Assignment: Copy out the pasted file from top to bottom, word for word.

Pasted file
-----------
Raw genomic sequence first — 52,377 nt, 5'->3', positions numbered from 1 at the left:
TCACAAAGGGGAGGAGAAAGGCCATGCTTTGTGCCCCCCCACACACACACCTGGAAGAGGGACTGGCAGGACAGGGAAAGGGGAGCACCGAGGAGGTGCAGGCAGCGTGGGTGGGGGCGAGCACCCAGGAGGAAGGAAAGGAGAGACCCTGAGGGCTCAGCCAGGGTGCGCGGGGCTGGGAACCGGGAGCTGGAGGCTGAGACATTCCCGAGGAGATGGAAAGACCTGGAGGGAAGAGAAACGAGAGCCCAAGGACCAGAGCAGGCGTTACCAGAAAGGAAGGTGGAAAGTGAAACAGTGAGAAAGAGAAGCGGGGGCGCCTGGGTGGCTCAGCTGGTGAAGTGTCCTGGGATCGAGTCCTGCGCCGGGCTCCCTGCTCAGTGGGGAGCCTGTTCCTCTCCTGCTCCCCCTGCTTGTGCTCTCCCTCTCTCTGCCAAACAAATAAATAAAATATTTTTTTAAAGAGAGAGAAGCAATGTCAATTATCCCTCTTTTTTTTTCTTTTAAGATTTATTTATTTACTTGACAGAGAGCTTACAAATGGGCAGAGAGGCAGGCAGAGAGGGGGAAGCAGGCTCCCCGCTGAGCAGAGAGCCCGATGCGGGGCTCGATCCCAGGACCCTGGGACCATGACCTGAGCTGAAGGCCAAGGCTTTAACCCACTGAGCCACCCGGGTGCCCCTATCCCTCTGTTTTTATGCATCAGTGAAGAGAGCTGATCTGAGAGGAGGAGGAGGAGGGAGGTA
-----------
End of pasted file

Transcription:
Raw genomic sequence first — 52,377 nt, 5'->3', positions numbered from 1 at the left:
TCACAAAGGGGAGGAGAAAGGCCATGCTTTGTGCCCCCCCACACACACACCTGGAAGAGGGACTGGCAGGACAGGGAAAGGGGAGCACCGAGGAGGTGCAGGCAGCGTGGGTGGGGGCGAGCACCCAGGAGGAAGGAAAGGAGAGACCCTGAGGGCTCAGCCAGGGTGCGCGGGGCTGGGAACCGGGAGCTGGAGGCTGAGACATTCCCGAGGAGATGGAAAGACCTGGAGGGAAGAGAAACGAGAGCCCAAGGACCAGAGCAGGCGTTACCAGAAAGGAAGGTGGAAAGTGAAACAGTGAGAAAGAGAAGCGGGGGCGCCTGGGTGGCTCAGCTGGTGAAGTGTCCTGGGATCGAGTCCTGCGCCGGGCTCCCTGCTCAGTGGGGAGCCTGTTCCTCTCCTGCTCCCCCTGCTTGTGCTCTCCCTCTCTCTGCCAAACAAATAAATAAAATATTTTTTTAAAGAGAGAGAAGCAATGTCAATTATCCCTCTTTTTTTTTCTTTTAAGATTTATTTATTTACTTGACAGAGAGCTTACAAATGGGCAGAGAGGCAGGCAGAGAGGGGGAAGCAGGCTCCCCGCTGAGCAGAGAGCCCGATGCGGGGCTCGATCCCAGGACCCTGGGACCATGACCTGAGCTGAAGGCCAAGGCTTTAACCCACTGAGCCACCCGGGTGCCCCTATCCCTCTGTTTTTATGCATCAGTGAAGAGAGCTGATCTGAGAGGAGGAGGAGGAGGGAGGTA